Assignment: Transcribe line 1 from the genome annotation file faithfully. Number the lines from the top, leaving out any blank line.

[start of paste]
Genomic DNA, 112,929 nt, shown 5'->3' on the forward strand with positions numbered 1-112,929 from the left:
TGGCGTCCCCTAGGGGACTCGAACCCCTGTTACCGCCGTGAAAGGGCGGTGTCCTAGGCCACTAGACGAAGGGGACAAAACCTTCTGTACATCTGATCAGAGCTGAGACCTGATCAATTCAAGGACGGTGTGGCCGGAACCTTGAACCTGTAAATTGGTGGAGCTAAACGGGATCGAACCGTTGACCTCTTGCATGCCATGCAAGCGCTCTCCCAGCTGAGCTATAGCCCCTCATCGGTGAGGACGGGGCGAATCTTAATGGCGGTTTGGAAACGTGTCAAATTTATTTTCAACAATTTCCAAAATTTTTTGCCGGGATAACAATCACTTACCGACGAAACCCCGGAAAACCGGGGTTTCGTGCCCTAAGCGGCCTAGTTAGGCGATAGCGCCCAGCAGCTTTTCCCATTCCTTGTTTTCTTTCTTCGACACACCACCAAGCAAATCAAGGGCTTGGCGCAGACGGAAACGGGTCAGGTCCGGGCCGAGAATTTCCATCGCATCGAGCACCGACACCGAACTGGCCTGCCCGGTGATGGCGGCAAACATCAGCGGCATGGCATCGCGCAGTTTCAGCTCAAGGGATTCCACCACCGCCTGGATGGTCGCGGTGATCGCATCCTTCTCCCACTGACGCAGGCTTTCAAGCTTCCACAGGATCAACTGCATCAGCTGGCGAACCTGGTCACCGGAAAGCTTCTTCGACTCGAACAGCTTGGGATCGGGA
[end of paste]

Genomic DNA, 112,929 nt, shown 5'->3' on the forward strand with positions numbered 1-112,929 from the left: